04 Sep 2015 05:02am IST
Jason Keith Fernandes
In his article, “The Brahmin double: the Brahminical construction of anti-Brahminism and anti-caste sentiment in the religious cultures of pre-colonial Maharashtra” ( 2014), Christian Lee Novetzke discusses the cases of the Marathi bhakti poets Jnaneshwar and Eknath. Novetzke’s argument is that the image of Brahmin reformers is not as cut and dry as it is made out to be. Rather, he argues that these reformers were embodiments of what he calls “the Brahmin double”. The Brahmin double is the strategy through which a brahmin pokes fun of, or critiques other brahmins who are cast as bad, evil, or bigoted. In doing so, the brahmin operating as the good part of the double “provides one important way to separate Brahminism and Brahmins”. That is, the audience fails to see that the problem is not with individual Brahmins alone, but also with Brahmanism. By deflecting critique toward individual Brahmin figures, and not the system that produces Brahmins and brahmanical structures, the good brahmin ensures that Brahmanism continues its grip over Indian society.
Novetzke points out that a classic feature of the Brahmin double is that it always offers reform of Brahmanism, and never radical critique. Thus the Brahmin double ensures that there are superficial changes, even as the status quo is maintained.
Reading this argument, it occurred to me that recent Goan history offers great examples of the “Brahmin double” over various generations. A previous column discussed Varde Valaulikar’s response to Raghunath Talwadkar. Valaulikar’s proposed that the Saraswat caste embrace the Konkani language as their mother-tongue while Talwadkar opposed this proposal pointing to the language’s association with lower classes, and castes, and with “defiled” Christians such as José Gerson da Cunha. As pointed out in that column, Valaulikar’s response was not to condemn Talwadkar’s blatant casteism. Rather, he offered the suggestion that in fact the Catholic missionaries had learned Konkani from Brahmins, and that da Cunha himself was a brahmin. In this equation, Talwadkar gets castigated as the bad Brahmin, and Valaulikar effects the “Brahmin double” move by ensuring that brahmin hegemony is not challenged, but rather paves the way for the Saraswat caste and associated caste groups to assert their claim over the Konkani language.
Another argument that I made in the earlier column was to point to the fact that Valaulikar’s project was carried forward by men like Uday Bhembre. To this extent, Uday Bhembre, and his associates, are contemporary embodiments of Valaulikar. Bhembre was a hero of the Konkani language agitation, a legend of his time. He was lionized as the man who went into the meetings of pro-Marathi activists and shouted out loud that Konkani, not Marathi was his mother tongue, at certain risk to his bodily integrity. The more important legend for my argument is his response when asked by pro-Marathi activists; “How can you claim Konkani as your mother tongue when your father claims Marathi as his mother tongue?” Bhembre’s famous response was “But don’t you know that my mother and my father’s mother are not the same person?” In the course of the Konkani language agitation, Bhembre was playing the Brahmin double, and his father, Laxmikant Bhembre, and other Brahmins, were cast as the bad Brahmins, who could not see that Konkani was the mother tongue of Goa. Through his actions Bhembre junior ensured that he deflected attention away from the fact that the Konkani that he and his companions were pushing was in fact not a Konkani of the Bahujan masses, but the Antruzi dialect and the Nagri script, both associated with Valaulikar’s project of brahmin hegemony in Goa.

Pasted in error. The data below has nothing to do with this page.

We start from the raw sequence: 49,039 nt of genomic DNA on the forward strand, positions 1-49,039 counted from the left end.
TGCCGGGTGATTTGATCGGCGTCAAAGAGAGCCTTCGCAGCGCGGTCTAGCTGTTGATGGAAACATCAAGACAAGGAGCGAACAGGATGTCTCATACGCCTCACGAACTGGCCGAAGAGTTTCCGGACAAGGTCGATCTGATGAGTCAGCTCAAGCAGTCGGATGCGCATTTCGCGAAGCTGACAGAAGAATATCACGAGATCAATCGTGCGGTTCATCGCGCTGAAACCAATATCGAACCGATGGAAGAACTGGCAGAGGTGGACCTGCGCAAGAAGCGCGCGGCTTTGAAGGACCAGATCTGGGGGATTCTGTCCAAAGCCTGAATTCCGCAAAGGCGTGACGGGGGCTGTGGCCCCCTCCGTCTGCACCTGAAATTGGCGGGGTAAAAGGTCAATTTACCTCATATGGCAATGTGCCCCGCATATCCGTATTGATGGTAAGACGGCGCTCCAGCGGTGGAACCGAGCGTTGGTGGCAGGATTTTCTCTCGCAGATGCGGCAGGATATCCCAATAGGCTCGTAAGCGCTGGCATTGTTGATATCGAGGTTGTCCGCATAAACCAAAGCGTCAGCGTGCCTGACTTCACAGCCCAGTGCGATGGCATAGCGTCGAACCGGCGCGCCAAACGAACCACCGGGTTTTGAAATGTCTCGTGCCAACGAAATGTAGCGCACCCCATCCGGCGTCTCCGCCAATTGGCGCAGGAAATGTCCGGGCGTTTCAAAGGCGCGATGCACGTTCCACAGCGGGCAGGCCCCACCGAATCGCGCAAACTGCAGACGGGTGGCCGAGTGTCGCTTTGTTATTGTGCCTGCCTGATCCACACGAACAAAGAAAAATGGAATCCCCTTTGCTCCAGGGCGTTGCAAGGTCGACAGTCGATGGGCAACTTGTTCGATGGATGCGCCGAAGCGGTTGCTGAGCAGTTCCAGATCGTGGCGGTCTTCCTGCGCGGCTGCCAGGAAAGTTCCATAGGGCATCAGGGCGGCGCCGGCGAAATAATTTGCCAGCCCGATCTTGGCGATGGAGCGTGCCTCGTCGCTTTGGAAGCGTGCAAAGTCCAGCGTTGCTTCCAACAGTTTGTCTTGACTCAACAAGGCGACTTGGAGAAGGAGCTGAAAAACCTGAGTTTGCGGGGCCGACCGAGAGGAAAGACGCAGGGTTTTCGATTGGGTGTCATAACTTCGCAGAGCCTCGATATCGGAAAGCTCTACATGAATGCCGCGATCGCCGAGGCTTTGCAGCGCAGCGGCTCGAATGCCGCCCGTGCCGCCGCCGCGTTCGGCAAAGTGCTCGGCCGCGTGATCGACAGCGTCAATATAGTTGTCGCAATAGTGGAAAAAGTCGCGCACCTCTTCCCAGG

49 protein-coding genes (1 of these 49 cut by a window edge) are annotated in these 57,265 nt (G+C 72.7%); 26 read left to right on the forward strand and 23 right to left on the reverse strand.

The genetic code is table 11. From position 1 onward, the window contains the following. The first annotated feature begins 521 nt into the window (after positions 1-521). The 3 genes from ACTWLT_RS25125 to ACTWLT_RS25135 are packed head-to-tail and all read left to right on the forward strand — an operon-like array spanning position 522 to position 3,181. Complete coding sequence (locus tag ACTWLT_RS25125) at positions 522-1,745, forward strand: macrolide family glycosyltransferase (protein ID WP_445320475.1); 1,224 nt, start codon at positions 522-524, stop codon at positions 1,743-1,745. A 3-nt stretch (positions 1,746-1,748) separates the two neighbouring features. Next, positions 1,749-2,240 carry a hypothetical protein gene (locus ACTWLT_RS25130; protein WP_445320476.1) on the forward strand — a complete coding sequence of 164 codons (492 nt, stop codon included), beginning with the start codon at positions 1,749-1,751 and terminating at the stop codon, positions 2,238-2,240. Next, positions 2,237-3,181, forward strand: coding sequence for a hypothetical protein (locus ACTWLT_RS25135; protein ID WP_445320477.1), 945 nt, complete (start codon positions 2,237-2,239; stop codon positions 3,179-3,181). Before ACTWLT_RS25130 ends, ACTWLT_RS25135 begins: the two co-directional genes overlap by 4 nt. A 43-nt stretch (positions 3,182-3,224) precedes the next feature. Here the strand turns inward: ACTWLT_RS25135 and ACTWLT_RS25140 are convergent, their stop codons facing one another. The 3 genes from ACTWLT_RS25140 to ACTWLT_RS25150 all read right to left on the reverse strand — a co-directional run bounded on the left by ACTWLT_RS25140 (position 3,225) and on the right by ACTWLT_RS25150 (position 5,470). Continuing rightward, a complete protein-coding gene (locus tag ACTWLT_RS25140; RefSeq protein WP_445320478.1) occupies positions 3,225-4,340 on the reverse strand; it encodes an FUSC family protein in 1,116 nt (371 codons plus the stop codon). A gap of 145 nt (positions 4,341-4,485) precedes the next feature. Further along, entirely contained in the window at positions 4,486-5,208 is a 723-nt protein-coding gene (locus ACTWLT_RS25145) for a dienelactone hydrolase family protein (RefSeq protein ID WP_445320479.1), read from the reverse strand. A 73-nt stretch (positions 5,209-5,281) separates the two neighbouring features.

Today, with the kind of association that Bhembre is making with the RSS against the demands for the recognition of English as a state supported medium of instruction, you have younger Saraswat men who are effecting the strategy of the Brahmin double. Responding with horror to Bhembre’s suggestion, they point out that there are more Hindus than Catholics studying in diocesan schools that have switched from Konkani to English medium. What is interesting is that these arguments do not fracture the meaningless labels of “Christian community” and “Hindu community” invoked by Bhembre and others. This is not surprising given that this group is actively engaged in Hindu reform, a process which neuters Dalit-Bahujan assertions, and consolidates disparate caste groups into a single Hindu community usually under Brahmin leadership or direction. Their rhetoric and activism is never really one of a radical rejection of caste hegemony, but of managing the anger against their caste group and its leadership of the political community Goa.
Another touchstone to use for evaluation would be their response to the demand that the Roman script be recognised on par with Nagari Konkani. These secular Saraswat will agree that there is a need for a more “bahujanised” Konkani, but will not budge when it comes to giving equal rights to the Roman script. Thus, what they are doing is trying to make Nagari Konkani, the vehicle of Saraswat hegemony in Goa, more palatable to the Bahujans, even while they completely ignore the real issue of Romi Konkani.
It is important to underline that it is not my argument that these men are performing the strategy of the Brahmin double deliberately. Very often our actions are determined not by our conscious selves but determined by the milieu in which we are raised. The response, therefore, is not to necessarily condemn these men. Our response ought to be to always be aware of the manner in which the social structure asserts itself, and thus question Brahmin saviours, and make these saviours aware of the pernicious politics that they reproduce.
(Jason Keith Fernandes is a legal anthropologist and itinerant mendicant based between Goa and Lisbon.)